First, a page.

I'm gonna blame Dick Cheney and Karl Rove, but I think we can apportion responsibility out to all of the major Republican strategists and mouthpieces. Together they essentially ran on the gamble that with some canny positioning they could win an election purely by activating the ultra-right, ultra-white end of the party – kinda like a racist version of what the Obama camp managed to do with young people and minorities in 2008. So, the Tea Party was born. Fast forward four years and the Tea Party is a largely spent force, but one with a significant Congressional presence; a monster that has not only grown beyond the control of their master, it has turned around and made the master its bitch. Exhibit A:
This is Paul Ryan. He's Mitt Romney's pick for Vice President. Everyone thought Mitt was going to pick a minority of some description because as a boring, rich, white guy he was really only resonating with boring, rich, white people, but Mitt stunned them all by picking an even more boring (if less rich) white guy, a man who made his name by releasing a much ridiculed budget plan last year. Ryan's political views are so far up the right it's almost beyond parody. He believes in a fantasy land of equal opportunity that has never existed and would like to see the Government replaced with a general sprinkling of pixie dust. He's anti-abortion, anti-climate change, anti-poor people, anti-gay marriage, pro-releigion and anti-fun. He's a big believer in hyper-liberal proto-fascist Ayn Rand and is by all measures the most right-leaning Vice Presidential candidate in history. He's even beating Cheney. CHENEY. Cheney was so intense that he shot a guy and then had the guy apologise to him. To most observers, Ryan – while photogenic and charismatic – was also the only potential VP pick that could make the Romney campaign more unelectable. Mainly because the Republicans are reliant upon the votes of old people and this guy wanted to gut their healthcare.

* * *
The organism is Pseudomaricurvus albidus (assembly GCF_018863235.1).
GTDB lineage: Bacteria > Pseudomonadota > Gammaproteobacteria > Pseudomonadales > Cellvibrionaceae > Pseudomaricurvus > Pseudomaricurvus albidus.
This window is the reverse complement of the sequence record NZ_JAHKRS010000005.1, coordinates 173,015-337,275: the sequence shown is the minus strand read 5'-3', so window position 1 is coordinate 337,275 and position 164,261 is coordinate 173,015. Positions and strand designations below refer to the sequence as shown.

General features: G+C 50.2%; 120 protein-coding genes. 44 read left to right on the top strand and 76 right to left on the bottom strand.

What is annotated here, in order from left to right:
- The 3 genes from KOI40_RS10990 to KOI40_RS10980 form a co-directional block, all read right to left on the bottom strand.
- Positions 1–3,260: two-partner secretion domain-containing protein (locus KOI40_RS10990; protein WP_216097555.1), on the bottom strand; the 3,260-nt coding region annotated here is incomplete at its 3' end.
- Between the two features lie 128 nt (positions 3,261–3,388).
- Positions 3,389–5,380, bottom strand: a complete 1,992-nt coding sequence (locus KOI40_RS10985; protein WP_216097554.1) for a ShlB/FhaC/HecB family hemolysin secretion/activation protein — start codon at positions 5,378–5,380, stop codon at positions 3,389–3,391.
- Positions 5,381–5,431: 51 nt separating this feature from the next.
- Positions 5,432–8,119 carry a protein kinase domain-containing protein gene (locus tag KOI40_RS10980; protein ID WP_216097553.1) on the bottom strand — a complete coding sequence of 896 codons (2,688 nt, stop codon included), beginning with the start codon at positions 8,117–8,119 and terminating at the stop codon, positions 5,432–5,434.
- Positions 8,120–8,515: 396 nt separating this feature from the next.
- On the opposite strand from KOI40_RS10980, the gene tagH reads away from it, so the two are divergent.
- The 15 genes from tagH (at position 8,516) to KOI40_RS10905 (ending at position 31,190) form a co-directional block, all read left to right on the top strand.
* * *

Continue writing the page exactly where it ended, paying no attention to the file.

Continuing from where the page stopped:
But here we are. The Romney-Ryan ticket. The Republican party's final concession to the brutal electoral maths of an election they're trying to win wholly from the white vote. And they're not doing that badly all things considered. Then again, with an economy as stagnant as America's and a President that has lost the belief of the American people, they arguably should be doing much better. The New York Times FiveThirtyEight blog currently has the ticket 4% behind Obama, although some of that may be due to a lingering warm glow after the Democratic Convention. I mean, did you see Michelle Obama's speech? Maybe she should be running. But overall votes don't matter for much in the US Presidential election. It's all about swing states and in 2012 there are 9 that actually matter: Ohio, Florida, Wisconsin, Virginia, Colorado, North Carolina, Iowa, Nevada and New Hampshire. Obama won them all in 2008 and Romney needs to claw a whole bunch of them back if he's going to do the improbable and take the White House. Still, even with this narrow focus, current polls show Obama taking every single one except North Carolina. It's crisis time for the Romney campaign and the campaign has only just begun.
Still, with the spectre of George W. Bush so fresh in our minds, it's bizarre to contemplate the possibility that America might put another man with such manifest flaws into the most powerful political position on Earth. Yet while Bush had an oddball, rambling, folksy appeal – that is, he was an idiot, but the kind of idiot that other idiots responded to – Romney has none of these redeeming features. He's a man clearly ill at ease amongst other people, a man who seems to stand for nothing, whose life is utterly unrelatable to all except the richest of citizens, who is a member of a fringe religion, whose rhetoric is stilted and facile and who doesn't seem to be able to comprehend that becoming President isn't simply a rite of passage for people of certain standing. Yet he's what they've got, a final symptom of a party whose short-term fear-mongering has trumped every politician of vision that they have. In that they're merely a more extreme version of our own Liberal Party, but in Mitt Romney the Republicans have found their ultimate cipher – an amorphous rhetorical blunderbuss who can be shaped however the powers that be deem it necessary. He's the apotheosis of governing-as-electoral-math and if a few swing votes go his way he could well be the next President of the United States.
And the possibility makes me feel like this:
Man, there's an Always Sunny GIF for everything.